March23 , 2023

    Buildings Lit Red to Highlight Christian Persecution


    Churches in Malawi Respond with Shelter and Food After Deadly Cyclone

    The longest-ever recorded cyclone in history---lasting 36 days, hit southeast Africa and killed 522, injured more than 700 people, and left more than 345,000 people homeless.

    France Celebrates Bible Month

    This year's theme is "Solidarity in the light of the Bible" and more than 200 bookstores and libraries are joining.

    New Women’s Audio Bible Launched in the UK

    The first-ever audio Bible recorded solely by UK women launched on March 8, coinciding with International Women's Day.

    Notre Dame to Re-open in December 2024

    French officials announced that one of the country's most iconic buildings will welcome visitors and faithful by December 2024.

    Pilgrimages Can Help Unchurched Travelers

    A travel website predicts that pilgrimages will be one of the biggest travel trends in 2023.


    Churches and other landmarks all over the world were lit up red on November 27 in support of Red Wednesday.

    Charity organization, Aid to the Church in Need (ACN), organized the first Red Wednesday in 2016 to draw attention to the persecution of Christians. Red, the color of blood, symbolizes martyrdom in Christianity and is associated with Jesus’ death on the cross, reports Aleteia.

    Different religions lead to differences in behavior, cultural norms and attitudes. Religious literacy, when trying to understand the world, is a must. —Fionn Shiner, Aid to the Church in Need’s Parliamentary and Press Officer

    In addition to highlighting the plight of Christian minorities, Red Wednesday encourages people to make a stand for religious freedom.

    In the UK, 120 buildings were bathed in red light, including London’s Westminster Cathedral, while more than 2,000 parishes in the Philippines supported the campaign.

    ACN published a report this year warning that persecution is so severe in Iraq and Syria that Christianity may be extinct soon. Christians are leaving their homes to seek refuge elsewhere. In other countries, persecution amounts to ethnic cleansing and genocide, reports The Christian Institute.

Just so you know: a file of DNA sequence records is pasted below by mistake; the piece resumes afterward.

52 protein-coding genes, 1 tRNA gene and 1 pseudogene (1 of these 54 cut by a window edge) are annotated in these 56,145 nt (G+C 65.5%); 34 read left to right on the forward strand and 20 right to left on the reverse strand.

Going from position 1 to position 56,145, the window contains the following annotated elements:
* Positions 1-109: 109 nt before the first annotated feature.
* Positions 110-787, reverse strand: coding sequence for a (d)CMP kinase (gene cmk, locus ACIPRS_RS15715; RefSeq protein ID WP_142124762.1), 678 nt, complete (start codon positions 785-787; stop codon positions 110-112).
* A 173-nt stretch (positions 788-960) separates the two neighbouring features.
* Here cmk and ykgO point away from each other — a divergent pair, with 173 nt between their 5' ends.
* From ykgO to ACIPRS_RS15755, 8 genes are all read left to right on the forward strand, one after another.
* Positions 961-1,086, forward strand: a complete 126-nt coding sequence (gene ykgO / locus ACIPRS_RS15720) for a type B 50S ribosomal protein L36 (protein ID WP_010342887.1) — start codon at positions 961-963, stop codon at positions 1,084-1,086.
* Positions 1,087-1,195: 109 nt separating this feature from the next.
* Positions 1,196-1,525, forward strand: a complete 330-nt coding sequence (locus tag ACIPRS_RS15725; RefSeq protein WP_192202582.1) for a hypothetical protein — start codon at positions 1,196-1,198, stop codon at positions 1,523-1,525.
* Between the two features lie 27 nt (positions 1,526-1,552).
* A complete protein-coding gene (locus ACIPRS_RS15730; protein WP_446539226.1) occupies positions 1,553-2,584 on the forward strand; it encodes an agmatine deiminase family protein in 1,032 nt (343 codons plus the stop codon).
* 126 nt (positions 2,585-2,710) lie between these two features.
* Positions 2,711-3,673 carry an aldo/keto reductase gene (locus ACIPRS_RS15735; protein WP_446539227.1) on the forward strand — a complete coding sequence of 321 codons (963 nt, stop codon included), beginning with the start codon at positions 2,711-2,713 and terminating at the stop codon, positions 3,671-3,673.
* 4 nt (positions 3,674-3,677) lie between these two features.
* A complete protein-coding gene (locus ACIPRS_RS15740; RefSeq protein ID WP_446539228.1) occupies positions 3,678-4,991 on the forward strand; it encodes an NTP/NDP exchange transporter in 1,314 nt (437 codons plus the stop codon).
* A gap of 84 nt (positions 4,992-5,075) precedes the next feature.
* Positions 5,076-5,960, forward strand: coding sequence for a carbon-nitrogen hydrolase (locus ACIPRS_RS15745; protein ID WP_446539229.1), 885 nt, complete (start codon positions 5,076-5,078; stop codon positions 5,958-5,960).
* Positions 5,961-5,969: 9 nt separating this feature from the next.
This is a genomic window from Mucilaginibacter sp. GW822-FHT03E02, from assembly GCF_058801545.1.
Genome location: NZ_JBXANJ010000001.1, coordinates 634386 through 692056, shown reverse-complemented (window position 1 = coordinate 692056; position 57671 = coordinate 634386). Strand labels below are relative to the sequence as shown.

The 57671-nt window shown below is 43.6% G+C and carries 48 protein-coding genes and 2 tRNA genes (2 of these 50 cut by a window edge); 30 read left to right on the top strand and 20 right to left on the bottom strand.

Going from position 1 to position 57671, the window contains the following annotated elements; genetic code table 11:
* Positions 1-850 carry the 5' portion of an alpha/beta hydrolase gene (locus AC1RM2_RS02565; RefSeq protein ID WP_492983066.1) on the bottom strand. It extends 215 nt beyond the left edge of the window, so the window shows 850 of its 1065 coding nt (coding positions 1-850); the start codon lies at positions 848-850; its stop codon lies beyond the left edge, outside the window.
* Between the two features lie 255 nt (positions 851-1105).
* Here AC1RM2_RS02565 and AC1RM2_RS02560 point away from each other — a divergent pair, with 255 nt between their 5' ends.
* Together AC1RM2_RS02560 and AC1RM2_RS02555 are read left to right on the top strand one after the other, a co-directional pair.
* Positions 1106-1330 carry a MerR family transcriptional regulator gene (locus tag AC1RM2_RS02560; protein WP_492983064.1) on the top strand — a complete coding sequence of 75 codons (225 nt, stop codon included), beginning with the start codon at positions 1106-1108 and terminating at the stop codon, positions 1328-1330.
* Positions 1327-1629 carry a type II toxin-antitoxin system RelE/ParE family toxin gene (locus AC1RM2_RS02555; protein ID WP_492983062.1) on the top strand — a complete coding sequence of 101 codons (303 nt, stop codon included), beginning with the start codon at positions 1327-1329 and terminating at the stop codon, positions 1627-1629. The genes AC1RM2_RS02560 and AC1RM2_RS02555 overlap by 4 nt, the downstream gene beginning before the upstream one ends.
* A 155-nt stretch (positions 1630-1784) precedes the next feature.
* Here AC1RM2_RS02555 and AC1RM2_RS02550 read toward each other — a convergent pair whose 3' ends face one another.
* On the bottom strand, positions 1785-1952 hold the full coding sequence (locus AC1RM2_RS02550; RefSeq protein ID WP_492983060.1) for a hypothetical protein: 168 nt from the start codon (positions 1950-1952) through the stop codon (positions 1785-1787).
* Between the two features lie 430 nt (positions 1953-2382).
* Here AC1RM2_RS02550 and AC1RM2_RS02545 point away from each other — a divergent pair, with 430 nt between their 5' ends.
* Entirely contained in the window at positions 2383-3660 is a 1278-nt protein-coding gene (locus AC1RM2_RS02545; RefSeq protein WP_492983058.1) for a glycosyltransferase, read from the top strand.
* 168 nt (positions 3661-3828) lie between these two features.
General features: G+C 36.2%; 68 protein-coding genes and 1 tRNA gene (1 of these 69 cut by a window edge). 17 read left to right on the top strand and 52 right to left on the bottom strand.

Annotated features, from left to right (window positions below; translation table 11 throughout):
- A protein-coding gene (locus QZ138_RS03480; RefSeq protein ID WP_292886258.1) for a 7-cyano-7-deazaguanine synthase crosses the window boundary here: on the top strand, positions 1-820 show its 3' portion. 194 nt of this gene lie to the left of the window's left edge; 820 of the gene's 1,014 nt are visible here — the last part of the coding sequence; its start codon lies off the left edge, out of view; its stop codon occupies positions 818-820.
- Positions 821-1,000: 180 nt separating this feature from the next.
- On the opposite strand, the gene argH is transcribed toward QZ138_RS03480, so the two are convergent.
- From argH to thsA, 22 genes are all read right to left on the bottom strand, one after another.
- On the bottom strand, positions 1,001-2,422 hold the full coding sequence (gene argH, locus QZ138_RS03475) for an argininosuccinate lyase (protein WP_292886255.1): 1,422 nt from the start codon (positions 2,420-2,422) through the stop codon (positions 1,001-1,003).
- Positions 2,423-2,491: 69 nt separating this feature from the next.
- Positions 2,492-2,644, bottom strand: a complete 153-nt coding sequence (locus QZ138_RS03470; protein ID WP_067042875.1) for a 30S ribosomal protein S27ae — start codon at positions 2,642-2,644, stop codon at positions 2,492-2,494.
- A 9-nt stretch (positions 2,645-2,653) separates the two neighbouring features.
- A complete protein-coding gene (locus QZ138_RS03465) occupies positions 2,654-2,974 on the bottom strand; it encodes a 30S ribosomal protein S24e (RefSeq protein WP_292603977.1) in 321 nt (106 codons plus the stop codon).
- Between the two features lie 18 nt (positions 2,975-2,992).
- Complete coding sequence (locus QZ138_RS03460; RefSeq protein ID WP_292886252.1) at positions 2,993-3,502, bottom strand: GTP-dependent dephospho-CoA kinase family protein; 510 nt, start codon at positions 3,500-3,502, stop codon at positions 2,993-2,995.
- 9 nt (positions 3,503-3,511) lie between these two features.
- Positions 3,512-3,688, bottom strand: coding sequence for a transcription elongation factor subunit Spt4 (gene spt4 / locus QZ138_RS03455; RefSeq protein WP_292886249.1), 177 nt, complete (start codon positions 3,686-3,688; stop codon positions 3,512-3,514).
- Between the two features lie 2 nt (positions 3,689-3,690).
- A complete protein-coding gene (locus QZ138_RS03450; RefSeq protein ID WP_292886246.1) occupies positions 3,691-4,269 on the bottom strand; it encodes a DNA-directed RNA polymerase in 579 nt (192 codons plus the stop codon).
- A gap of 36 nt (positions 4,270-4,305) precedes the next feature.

“While there is an attitude in Western countries that religion is a settled issue, unimportant to how people live their lives, in most of the world religion is still incredibly important,” said ACN’s Parliamentary and Press Officer Fionn Shiner.

    The UK’s Foreign Office published a report, endorsed by the Bishop of Truro, recommending several policies to protect Christians. These include mandatory religious literacy training for its staff, funds to help persecuted Christians, and allowing UN observers to monitor security measures to safeguard religious minorities.

    “Different religions lead to differences in behavior, cultural norms and attitudes. Religious literacy, when trying to understand the world, is a must,” Shiner commented.

    In an interview with Crux, Shiner disclosed that ACN wants the UN to provide refugee camps in Iraq and Syria. “Our reports indicate that Christians are sometimes not allowed into the UN refugee camps and if they do manage to gain access, they are often subject to violence, intimidation, humiliation and persecution inside the camps themselves.”

    The violence in the two countries threatens the ancient Christian population. In Iraq, there is a sharp decline in the Christian population from 1.5 million to around 150,000 in 15 years.

    Shiner said the international community should help in rebuilding Christian communities in the Middle East and “bring the perpetrators of atrocities in Iraq and Syria to justice.”